The killing of Hezbollah top-operative Imad Fayez Mughniyah on Tuesday night is a source for concern in several corners of the Middle East, and for different reasons. Damascus, Beirut, Gaza, Tehran and Jerusalem all have different reasons to be alarmed because of it.
Syria's president, Bashar Assad, must be wondering what's going on inside his security apparatus, headed by his brother-in-law, Assef Shawkat. If they had no knowledge that Mughniyah was under surveillance by foreign elements who had outwitted his systems of compartmentalization and security to blow him up in the middle of Damascus, then maybe Assad's enemies in Syria might successfully plot against him.
As for Israel, its people and officials know that revenge could take place at any place and at any time, especially after the 40 days of mourning, which will end on March 23.
Except this scheme of action and reaction would be too simplistic when applied to the man who symbolized the Axis of Evil in its most basic sense. Mughniyah was the embodiment of the link between Iran and Hezbollah, between the fundamentalist ideology of the Ayatollah regime and the Shiite terrorist group in Lebanon.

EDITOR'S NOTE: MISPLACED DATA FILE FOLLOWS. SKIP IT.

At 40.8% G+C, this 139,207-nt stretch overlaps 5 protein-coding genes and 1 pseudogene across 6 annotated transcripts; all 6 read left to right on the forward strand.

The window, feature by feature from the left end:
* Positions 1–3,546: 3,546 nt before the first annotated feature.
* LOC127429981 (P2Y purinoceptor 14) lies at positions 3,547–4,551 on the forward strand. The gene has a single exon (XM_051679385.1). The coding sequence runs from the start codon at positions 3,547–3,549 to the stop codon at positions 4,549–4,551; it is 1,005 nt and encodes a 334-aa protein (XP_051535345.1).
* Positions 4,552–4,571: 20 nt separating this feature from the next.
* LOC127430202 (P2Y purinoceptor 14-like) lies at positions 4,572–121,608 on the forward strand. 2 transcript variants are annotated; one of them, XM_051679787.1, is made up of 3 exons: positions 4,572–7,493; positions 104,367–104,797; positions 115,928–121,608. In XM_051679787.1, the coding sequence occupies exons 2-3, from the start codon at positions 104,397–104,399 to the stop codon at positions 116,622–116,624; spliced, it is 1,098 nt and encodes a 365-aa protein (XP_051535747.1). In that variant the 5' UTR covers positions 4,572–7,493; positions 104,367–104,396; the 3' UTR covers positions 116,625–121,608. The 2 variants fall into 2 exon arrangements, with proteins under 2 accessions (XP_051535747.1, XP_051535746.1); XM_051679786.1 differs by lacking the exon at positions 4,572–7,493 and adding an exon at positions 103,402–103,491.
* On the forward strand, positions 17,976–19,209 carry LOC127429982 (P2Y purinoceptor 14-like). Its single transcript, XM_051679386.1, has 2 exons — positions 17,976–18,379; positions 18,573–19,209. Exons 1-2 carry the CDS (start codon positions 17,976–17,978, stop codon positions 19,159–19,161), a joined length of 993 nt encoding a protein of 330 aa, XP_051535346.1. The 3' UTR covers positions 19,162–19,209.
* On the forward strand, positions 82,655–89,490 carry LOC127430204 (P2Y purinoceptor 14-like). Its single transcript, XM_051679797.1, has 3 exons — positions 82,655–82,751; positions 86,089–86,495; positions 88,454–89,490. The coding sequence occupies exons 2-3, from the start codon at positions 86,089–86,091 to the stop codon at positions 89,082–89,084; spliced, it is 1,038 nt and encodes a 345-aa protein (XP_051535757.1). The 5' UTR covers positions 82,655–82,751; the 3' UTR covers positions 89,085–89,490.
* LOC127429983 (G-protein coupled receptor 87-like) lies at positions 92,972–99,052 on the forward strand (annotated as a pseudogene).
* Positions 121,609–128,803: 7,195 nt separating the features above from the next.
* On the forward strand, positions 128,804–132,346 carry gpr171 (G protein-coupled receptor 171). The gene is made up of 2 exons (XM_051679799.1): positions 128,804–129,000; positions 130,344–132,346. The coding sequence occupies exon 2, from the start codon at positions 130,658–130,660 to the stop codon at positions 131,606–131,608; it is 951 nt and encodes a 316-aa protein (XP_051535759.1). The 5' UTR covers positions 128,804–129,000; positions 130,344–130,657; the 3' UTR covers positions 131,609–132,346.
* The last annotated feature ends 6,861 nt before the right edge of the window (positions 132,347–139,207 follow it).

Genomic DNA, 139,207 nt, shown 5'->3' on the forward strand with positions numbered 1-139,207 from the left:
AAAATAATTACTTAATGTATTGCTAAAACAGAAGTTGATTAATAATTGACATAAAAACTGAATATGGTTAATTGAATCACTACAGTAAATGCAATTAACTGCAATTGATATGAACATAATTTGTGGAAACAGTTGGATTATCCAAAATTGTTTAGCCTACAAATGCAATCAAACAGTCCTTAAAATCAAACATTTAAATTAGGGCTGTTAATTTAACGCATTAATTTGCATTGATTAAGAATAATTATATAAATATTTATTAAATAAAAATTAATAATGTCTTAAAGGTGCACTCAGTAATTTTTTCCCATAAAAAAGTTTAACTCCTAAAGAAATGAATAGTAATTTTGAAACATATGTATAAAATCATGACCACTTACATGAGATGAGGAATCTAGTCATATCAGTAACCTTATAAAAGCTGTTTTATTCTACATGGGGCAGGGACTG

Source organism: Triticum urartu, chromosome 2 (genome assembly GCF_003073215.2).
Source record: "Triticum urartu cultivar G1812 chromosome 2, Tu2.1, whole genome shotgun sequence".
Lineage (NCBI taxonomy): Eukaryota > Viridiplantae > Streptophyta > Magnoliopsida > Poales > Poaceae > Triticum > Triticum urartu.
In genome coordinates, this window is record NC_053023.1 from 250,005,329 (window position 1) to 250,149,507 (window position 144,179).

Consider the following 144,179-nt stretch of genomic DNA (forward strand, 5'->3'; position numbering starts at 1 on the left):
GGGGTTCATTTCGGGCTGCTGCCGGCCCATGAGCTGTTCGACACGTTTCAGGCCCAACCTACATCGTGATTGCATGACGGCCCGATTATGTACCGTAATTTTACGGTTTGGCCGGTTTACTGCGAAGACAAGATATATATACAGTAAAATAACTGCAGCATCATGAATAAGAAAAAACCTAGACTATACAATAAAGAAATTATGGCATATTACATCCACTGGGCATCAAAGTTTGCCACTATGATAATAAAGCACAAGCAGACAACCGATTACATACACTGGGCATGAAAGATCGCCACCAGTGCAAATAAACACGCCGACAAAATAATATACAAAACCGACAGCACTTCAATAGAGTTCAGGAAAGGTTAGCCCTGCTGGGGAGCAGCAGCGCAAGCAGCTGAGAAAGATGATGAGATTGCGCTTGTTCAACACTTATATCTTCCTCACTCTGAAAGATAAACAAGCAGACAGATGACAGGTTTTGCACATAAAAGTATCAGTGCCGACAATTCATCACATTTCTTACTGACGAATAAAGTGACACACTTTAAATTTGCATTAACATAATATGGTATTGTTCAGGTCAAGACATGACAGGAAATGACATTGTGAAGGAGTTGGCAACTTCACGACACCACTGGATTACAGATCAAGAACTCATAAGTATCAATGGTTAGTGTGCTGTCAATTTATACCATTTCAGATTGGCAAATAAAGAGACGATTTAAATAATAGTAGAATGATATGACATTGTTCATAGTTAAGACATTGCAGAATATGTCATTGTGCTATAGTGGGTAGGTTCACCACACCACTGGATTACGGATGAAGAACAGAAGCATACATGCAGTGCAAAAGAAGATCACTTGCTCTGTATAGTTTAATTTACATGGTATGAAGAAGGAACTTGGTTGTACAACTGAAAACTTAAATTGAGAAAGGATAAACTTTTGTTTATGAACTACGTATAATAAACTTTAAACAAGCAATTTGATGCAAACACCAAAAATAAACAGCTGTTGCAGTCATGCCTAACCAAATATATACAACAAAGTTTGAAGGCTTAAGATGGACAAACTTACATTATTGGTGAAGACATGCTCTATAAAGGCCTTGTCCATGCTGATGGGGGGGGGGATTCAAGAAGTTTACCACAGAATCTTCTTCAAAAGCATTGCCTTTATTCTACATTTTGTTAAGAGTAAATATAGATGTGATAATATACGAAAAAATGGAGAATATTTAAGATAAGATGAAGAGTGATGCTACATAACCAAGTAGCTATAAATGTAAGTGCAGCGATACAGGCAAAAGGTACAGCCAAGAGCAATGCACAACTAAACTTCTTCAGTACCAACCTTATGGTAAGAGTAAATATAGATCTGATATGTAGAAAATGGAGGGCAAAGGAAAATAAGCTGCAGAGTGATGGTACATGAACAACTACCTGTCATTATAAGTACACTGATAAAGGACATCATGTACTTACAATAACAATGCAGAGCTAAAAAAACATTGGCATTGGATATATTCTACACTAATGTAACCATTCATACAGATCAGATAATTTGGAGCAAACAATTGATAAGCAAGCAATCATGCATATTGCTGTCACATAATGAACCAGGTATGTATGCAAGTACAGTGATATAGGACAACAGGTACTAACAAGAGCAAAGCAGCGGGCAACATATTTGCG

The title of "head of the security organization" or "operations officer," which has been applied to Mughniyah, pertained to only a small portion of his roles. In the cat-and-mouse game of intelligence and terrorism, Mughniyah had played the cat. That is, until he became a kill.
Mughniyah occupied the very top of the FBI's Most Wanted list, almost as high up as al Qaeda's founding father, Osama Bin Laden. Hezbollah leader Hassan Nasrallah, by contrast, is not on the list. Without explicitly saying so, the Americans view Nasrallah as the semi-political leader of a terrorist organization. Their attitude toward Mughniyah was less ambivalent: They had put a $5 million prize on his head.
If the suspicions that the Arab media hastened to spread turn out to be true, that prize should go to Mossad head Meir Dagan and the men and women of his organization.
Of course, they have no intention of collecting. Israel had enough reasons of its own to wish for Mughniyah's death, even without the added American incentive.
Whoever tracked down Mughniyah in Damascus demonstrated the sort of intelligence capabilities and excellent operational skills that Israel lacked in Lebanon in the summer of 2006.
In its brief chapter of special operations during the Second Lebanon War, the Winograd Committee said that the expectation for such a successful operation affected the Israeli hesitant performance along the front.
If Israel's "long arm" is involved, then it is gesturing a warning aimed at Nasrallah and Hamas' leaders in Gaza and Damascus of what will happen if they open a second front against Israel while it tends to Gaza.
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